Posts in Customer Experience

100,000 Google Knols published, plenty of work to do

Google announced last week that it had recently reached the milestone of 100,000 articles published on Knol, the company's answer to Wikipedia.

Knol was launched in July last year, and attracting so many contributors in such a short space of time is no mean feat, but it is flawed so far, and there are plenty of issues to be resolved on the site before it can begin to worry Jimmy Wales.

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New mobile phone features confuse users

When you're a techie, it's hard not to gawk at the evolution of the smart phone and to think about the implications of a growing mobile internet.

Yet for average mobile phone users, the increasing number of features is leaving many 'baffled'.

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Will inauguration be a "Wireless Woodstock?"

Tomorrow's inauguration activities will stretch Washington's mobile networks, very possibly to the breaking point, according to The New York Times.

Crowds in D.C. are expected to number two million (or more) for Barack Obama's big day. It's a pretty safe assumption that the number of mobile devices on will number only slighty less. 

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Site review: Toys R Us

Retailer Toys R Us has just launched a revamped version of its website, with the stated aim of making the site more intuitive and easy to navigate for users.

The company, which also claims to have been the first national retailer to launch an e-commerce site back in 1996, has announced the fourth version of the site using the hybris e-commerce platform. So has it improved the user experience for shoppers?

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Personalized search helps online grocery shoppers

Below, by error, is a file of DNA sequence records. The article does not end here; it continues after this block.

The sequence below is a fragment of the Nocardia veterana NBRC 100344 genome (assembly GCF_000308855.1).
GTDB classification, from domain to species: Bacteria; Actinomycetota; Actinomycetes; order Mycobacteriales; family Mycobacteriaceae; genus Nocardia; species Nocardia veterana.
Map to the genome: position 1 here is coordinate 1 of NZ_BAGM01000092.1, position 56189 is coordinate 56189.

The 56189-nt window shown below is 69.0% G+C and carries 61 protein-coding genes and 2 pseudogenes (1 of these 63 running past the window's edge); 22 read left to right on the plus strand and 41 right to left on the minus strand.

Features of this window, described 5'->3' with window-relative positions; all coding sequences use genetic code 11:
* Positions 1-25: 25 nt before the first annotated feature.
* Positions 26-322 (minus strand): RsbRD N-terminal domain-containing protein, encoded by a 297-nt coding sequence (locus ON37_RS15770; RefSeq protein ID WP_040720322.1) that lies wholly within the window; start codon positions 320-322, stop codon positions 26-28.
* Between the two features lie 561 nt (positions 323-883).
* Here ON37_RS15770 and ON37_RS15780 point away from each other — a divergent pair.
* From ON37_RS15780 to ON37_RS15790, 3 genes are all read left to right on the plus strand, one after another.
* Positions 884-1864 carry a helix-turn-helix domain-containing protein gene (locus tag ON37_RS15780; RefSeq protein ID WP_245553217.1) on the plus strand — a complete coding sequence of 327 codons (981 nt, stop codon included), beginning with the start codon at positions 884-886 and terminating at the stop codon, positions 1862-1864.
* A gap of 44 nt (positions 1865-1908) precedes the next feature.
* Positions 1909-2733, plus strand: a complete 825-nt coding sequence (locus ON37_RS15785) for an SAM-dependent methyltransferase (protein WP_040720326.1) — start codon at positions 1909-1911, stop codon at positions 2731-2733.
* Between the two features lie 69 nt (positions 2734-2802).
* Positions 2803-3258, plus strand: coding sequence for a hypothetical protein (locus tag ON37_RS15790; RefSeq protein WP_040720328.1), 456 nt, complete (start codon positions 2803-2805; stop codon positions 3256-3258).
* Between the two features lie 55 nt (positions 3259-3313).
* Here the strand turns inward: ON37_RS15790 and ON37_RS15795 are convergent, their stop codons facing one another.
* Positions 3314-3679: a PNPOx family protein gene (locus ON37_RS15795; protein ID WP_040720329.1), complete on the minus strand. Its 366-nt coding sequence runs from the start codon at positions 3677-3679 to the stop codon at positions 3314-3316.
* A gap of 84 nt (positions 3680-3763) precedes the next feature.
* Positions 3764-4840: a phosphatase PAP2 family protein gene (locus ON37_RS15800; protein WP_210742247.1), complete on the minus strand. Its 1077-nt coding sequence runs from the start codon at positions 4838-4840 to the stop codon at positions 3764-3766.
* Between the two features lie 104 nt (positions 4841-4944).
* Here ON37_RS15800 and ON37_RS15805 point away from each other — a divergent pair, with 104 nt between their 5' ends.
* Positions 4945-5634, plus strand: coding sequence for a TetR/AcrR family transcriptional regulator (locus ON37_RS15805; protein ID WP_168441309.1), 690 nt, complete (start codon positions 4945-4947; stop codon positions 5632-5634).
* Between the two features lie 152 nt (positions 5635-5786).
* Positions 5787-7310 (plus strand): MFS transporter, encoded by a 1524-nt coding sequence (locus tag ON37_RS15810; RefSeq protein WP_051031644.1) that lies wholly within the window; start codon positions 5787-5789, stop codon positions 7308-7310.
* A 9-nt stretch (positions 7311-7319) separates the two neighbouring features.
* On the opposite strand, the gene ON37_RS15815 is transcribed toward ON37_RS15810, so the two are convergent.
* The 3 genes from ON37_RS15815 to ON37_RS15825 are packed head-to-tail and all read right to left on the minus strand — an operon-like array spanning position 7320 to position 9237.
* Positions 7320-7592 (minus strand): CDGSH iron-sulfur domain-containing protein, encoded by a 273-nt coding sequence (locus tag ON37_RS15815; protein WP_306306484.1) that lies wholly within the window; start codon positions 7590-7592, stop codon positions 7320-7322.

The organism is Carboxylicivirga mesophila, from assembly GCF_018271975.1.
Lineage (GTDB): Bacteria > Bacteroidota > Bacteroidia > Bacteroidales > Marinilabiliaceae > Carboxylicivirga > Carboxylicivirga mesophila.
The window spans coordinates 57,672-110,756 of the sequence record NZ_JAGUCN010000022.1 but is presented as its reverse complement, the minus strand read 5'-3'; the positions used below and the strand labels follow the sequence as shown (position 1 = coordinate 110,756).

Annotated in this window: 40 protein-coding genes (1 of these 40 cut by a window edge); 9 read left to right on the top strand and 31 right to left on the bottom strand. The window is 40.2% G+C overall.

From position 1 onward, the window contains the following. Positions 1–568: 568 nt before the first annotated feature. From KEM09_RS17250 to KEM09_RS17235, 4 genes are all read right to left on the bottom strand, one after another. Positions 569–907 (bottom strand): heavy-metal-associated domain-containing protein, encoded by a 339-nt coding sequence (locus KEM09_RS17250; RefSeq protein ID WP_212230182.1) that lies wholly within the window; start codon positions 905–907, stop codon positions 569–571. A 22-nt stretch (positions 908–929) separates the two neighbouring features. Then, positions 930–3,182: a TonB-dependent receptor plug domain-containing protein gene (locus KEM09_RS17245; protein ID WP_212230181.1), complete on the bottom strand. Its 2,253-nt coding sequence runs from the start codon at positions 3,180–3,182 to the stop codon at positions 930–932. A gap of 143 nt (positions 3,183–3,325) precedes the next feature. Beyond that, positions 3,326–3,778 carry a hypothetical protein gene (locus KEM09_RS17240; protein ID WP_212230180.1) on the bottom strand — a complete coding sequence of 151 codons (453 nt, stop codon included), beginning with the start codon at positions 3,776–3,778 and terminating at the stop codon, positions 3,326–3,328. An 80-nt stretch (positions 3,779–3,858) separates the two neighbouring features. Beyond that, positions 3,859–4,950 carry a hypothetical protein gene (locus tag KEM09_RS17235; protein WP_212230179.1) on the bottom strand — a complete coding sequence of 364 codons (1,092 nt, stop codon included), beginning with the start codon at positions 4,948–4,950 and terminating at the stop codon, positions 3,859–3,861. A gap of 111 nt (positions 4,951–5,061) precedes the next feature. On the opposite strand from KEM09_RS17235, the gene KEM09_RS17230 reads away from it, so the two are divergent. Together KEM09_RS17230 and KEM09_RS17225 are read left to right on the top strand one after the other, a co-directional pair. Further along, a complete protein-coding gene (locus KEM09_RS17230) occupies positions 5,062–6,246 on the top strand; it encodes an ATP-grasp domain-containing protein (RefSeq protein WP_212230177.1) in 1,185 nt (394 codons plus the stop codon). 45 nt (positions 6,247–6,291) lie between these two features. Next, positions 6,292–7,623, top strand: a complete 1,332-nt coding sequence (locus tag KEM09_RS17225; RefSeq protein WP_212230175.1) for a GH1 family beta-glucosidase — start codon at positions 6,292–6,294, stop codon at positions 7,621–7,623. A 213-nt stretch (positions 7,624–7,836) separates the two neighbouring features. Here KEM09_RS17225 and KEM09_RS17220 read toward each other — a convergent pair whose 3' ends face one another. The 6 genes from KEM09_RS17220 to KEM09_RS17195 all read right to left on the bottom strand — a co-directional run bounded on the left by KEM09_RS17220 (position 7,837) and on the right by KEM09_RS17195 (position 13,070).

Online grocer FreshDirect offers its customers many options to make shopping from a large selection of inventory simple, ranging from search functionality, breadcrumb navigation (literal and figurative - they do sell breadcrumbs!), and shopping from previous grocery lists. Grocery buying is, after all, largely predicated on repeat purchasing of favorite or staple products.

FreshDirect recently made browsing and buying even easier for returning registered customers by personalizing its site search functionality.

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Why you shouldn't make users register before checkout

Making customers register before reaching the checkout is something that a lot of e-commerce websites are still doing,  though some are beginning to remove this obstacle to purchase now.

In a blog post this week, Jared Spool has a great example of why this usability mistake should be avoided; a 'major e-commerce site' that added $300m to its annual revenues simply by removing the register button.

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Site review: lastminute.com

Travel comparison company lastminute.com has opted for a low key launch of its revamped website, giving users the chance to use the new version and give feedback.